What is "whiteness"?
In the second issue of #MotsPourMaux, the program that deciphers the words of discrimination, we chose to talk to you about a not very common word, the word “whiteness”.
Whiteness - we also sometimes say whiteness - is the fact of being perceived as white, and the power relations that this entails.
In other words, it's not so much a skin color - whites tend to have pink skin, by the way - but social status.
White people haven't always existed.
The ancient Greeks for example did not divide the world into blacks and whites.
It was the 19th century that "racialized" things.
To be perceived as white, or to perceive oneself as white, therefore varies according to the times.
For some academics, like Nell Irvin Painter, Donald Trump's coming to power has revived white identity: "Whites, even those who were not supremacists, discovered themselves white," she says.
White here, black there
Irish women and men were stigmatized and segregated in the 19th century in the United States by Protestant Americans, the “Wasp”, who considered them not to be part of the “white race”.
For historian David Roediger, they have "become white" because of the psychological and social salary offered them by whitewashing.
Whether or not it is seen as white also varies from place to place.
Métis people experience this when they go to their parents' country: in France they are perceived as black, but in Mali or Senegal, they can be perceived as white.
This is why there is a history of whites, and even a sociology of whites, which therefore studies whiteness, the fact of being white.
This is called in English “whiteness studies”.
Among the first people to analyze whiteness, we find William Dubois, American sociologist and historian born at the end of the 19th century.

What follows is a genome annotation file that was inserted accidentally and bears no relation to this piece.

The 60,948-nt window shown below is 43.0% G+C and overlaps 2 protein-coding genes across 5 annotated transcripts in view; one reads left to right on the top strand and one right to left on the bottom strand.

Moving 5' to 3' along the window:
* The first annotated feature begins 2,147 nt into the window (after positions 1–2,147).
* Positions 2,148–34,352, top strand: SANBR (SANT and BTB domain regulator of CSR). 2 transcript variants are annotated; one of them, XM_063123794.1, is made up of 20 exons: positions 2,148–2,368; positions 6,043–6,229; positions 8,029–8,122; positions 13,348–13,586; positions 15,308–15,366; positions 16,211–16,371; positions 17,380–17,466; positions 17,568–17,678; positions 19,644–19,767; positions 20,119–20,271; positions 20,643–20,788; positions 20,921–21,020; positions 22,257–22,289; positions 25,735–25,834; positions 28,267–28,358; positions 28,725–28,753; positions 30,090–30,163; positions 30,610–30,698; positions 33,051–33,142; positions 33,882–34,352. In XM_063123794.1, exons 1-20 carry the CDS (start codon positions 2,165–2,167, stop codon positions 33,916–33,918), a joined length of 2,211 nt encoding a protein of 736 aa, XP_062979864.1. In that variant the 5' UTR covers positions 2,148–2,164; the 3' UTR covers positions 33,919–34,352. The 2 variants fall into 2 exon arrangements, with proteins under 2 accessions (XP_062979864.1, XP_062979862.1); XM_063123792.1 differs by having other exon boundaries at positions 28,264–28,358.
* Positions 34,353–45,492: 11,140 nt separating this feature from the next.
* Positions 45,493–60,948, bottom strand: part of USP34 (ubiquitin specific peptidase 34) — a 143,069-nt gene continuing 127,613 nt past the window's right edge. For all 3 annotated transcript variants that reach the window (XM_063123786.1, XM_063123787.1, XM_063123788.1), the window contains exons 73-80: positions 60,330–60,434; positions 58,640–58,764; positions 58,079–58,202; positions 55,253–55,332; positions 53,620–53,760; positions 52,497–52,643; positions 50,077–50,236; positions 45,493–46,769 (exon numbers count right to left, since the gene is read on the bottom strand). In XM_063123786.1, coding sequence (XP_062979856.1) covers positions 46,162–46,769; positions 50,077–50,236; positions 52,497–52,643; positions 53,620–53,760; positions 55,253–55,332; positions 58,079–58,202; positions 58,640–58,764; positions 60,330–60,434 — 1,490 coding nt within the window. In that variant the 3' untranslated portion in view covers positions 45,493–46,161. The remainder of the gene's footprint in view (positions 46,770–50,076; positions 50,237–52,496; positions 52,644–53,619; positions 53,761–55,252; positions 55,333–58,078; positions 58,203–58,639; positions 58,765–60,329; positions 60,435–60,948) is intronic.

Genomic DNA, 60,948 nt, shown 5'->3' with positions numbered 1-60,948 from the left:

In a text called
The Souls of the White People
, Dubois describes whiteness as conquering, associated with war and possession, destroying the land.
He also denounces the lie of so-called white superiority.
In the 1980s and 1990s, more and more intellectuals questioned whiteness: the jurist Cheryl Harris, the sociologist Ruth Frankenberg and also the writer Toni Morrison, who in 1993 wrote an essay on "Whiteness and 'literary imagination'.
It was at this time that the concept of “white privilege” was born, under the pen of researcher Peggy McIntosh.
This is not to say that when you are white, you are necessarily rich and happy, but that on equal terms, a white person in the United States or in France will have advantages that a black, Asian or Arab person does not. will not.
The notion of privilege makes it possible to change perspective and to look at the same thing no longer from the point of view of discrimination, but of social advantage.
A false standard
In France, one of the first people to have imported and explained this notion is the researcher Maxime Cervulle, in the book
Dans le blanc des yeux
As feminist studies uncover the illusion of a generic masculine in grammar, or of a suffrage claiming to be universal but which was in fact only male suffrage, studies on whiteness analyze the way in which white thought has set itself up as a norm, as a standard.
Today the reflection on whiteness is more and more popular in France.
In one year, many books have been published on the subject, in particular that of Lilian Thuram,
The White Thought
The former footballer offers outright a “race suicide”.
It is not of course that all the people perceived as white commit suicide.
It is for Lilian Thuram "the acceptance of the questioning on what it is to be white".
In short, it is about becoming aware of what years of racist stories have left in all of us as unconscious reflexes.
Go to work !
"Those who are dominant, whether they like it or not, are not aware that they are dominant", says Lilian Thuram
"A good number of people do not realize that they are discriminating", says Claire Hédon, Defender of rights
#WordsForMals, what is it?
#WordsForMals, what is it?
White privilege, gender, sexism, validism, racialized, intersectionality, decolonial or universal feminism, agism, queer, microagressions ... Many words have appeared in our vocabulary, more or less long ago, without our always knowing precisely the words. contours, even their definition.
Does sexism only concern women, or any distinction made on the basis of sex?
What is a “white privilege”, and does that mean that people perceived as white are necessarily privileged?
What is ageism?
And why do people who oppose the notion of race say they are “racialized”?
With #MotsPourMaux, twice a month,
helps you to see more clearly in these concepts.